Peter Edelman, Professor of Law at Georgetown University and former Assistant Secretary of Health and Human Services, spoke to a crowd of between two and three hundred on the current state of welfare at Finney Chapel on Sunday.
"We wouldn't be in this pickle if the President had vetoed this bill in the first place," Edelman said, on the current state of welfare in America.
Edelman received national attention last fall when he resigned from the Clinton Administration after Clinton signed the Welfare Reform bill and, as Edelman said, "removed the last vestige of risk." Before resigning he advised Donna Shalala, Secretary of Health and Human Services on matters including welfare.
In his lecture Edelman denounced the Republican congress and President Clinton for passing the welfare reform bill. Edelman said the bill was internally inconsistent because the supporters accepted it on different grounds. He said some people wanted to abolish welfare on moral grounds while others wanted to devolve power back to the states and still others wanted simply to cut the budget.
Edelman said, "The saddest thing about all of this is, is that we shouldn't be talking about this." He went on to say, "Addressing the growing gap in wealth is not even a national issue ... all of us have to care."
Edelman said Republican governors, such as Pete Wilson of California, believe the bill place too heavy a financial burden on the states.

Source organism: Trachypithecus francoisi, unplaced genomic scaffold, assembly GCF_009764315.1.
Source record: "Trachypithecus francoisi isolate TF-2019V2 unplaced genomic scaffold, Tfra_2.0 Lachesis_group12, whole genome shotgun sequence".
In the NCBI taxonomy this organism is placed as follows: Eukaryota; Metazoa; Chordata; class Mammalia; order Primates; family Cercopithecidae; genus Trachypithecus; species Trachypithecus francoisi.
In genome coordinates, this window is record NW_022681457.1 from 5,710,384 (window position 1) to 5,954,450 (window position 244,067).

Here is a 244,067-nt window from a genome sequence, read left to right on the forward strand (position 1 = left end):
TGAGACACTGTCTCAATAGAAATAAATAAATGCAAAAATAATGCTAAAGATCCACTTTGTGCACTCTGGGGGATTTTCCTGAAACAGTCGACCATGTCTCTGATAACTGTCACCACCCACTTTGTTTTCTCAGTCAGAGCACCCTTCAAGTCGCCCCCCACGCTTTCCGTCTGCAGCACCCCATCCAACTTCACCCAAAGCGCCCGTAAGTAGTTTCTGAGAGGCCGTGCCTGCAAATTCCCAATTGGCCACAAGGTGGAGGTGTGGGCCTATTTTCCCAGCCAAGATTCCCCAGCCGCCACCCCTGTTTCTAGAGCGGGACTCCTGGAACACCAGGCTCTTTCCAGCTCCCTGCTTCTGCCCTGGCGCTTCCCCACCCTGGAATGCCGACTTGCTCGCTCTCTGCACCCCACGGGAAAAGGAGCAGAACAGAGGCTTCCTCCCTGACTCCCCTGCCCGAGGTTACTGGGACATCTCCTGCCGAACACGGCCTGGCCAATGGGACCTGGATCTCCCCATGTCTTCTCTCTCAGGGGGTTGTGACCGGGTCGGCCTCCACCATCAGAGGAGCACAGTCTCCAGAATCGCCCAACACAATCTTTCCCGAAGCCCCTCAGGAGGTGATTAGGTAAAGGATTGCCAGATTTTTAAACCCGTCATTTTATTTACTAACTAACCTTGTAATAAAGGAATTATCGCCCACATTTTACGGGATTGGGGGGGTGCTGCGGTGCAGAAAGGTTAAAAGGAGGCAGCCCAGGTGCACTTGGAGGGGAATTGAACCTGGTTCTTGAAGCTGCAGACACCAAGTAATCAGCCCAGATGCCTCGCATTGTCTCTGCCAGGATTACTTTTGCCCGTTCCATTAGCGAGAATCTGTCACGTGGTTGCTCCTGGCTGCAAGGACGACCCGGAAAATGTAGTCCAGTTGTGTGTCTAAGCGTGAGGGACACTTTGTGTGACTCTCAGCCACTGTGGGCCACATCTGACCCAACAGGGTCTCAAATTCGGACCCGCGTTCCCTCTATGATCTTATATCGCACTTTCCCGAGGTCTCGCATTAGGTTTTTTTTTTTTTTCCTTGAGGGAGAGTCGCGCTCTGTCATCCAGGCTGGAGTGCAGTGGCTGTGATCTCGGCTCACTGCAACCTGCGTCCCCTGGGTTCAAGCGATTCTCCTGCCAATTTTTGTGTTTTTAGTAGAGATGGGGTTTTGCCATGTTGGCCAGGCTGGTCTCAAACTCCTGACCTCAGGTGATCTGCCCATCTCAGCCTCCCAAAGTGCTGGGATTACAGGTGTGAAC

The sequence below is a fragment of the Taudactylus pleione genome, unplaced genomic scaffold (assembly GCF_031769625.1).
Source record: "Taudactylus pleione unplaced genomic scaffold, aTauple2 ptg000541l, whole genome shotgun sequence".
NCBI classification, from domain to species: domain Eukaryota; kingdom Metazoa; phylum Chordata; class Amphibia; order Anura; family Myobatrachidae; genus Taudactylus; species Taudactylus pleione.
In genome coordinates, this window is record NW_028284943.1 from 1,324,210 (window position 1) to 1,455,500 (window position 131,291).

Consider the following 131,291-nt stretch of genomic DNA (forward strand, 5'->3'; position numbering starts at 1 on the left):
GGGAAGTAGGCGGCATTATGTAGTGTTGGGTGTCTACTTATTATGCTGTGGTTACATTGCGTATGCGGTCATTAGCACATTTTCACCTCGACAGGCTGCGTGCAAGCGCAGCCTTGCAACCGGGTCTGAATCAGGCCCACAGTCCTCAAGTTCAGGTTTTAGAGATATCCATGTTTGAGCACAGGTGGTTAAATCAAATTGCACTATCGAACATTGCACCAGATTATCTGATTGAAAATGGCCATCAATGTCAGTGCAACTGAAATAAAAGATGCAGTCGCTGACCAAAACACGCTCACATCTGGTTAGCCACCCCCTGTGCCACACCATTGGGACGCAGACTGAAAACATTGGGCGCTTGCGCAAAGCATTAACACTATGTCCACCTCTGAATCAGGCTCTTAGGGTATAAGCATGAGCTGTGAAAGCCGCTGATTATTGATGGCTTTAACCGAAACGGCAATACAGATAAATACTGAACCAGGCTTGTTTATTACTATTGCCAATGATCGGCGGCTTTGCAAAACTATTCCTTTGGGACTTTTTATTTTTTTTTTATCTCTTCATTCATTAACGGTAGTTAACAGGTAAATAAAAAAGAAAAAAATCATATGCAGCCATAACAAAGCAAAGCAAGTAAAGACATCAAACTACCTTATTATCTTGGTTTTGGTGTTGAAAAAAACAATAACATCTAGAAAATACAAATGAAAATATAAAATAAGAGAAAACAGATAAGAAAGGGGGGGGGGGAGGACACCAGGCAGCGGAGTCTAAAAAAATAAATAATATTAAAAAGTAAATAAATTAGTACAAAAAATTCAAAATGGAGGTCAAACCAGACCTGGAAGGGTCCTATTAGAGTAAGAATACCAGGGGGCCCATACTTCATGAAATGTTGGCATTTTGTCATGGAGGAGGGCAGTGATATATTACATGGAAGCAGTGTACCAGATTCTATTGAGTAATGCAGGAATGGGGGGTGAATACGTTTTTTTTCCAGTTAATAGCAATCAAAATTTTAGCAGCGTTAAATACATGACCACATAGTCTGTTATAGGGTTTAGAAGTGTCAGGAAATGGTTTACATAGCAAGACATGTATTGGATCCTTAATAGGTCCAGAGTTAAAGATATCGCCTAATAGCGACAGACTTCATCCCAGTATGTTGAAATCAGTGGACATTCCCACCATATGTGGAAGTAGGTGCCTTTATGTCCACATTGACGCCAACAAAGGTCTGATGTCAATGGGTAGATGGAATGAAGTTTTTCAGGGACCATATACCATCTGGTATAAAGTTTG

Because of the three-year-benefit limit, Edelman projects that in five years, 80 percent of the welfare case load will be people who have not been on welfare before.
He also warned against the elimination of safety nets in general. "There are always going to be a significant number of people who cannot work for some reason or other," Edelman said.
Edelman told a story of a young man in Fort Worth, Texas who wrote poetry at a safe-haven in the crime-ridden west side. Edelman read a poem by the fifteen-year-old about his elderly grandmother, and his wish that she could someday be safe from violence in the area. Edelman said that this kind of situation shows that our society is not giving young people enough hope for what is really out there for them. He said the young man should have been able to think of grander goals than simply living in a safe place.
When Edelman checked up on the boy a year later, he found the boy was in prison. Edelman said it was the system that could allow this person to fail that was at fault.
In order to ameliorate the situation, Edelman called for students and young people to get involved with politics. He observed a large interest by students in communities but said, "There seems to be a water's edge between this interest and politics and policy. Social changes cannot be made if people don't see connections to public policy."
After the lecture, students asked specific questions about the effects of the welfare bill and what they could do as citizens to help. Others asked specific questions about Edelman's opinions concerning the bill.
Junior Ramy Khalil asked questions on Edelman's involvement in changing the welfare structure. Afterward he said, "Poverty will not be eliminated by politely begging the Democrats."
Edelman finished his talk on the state of welfare by saying, "The situation must be confronted in a positive way."
Reform movement: Professor Edleman lectured on welfare issues to a small crowd at Finney last week. (photo by Zach Fried)
Copyright © 1997, The Oberlin Review.
Volume 125, Number 14; February 14, 1997
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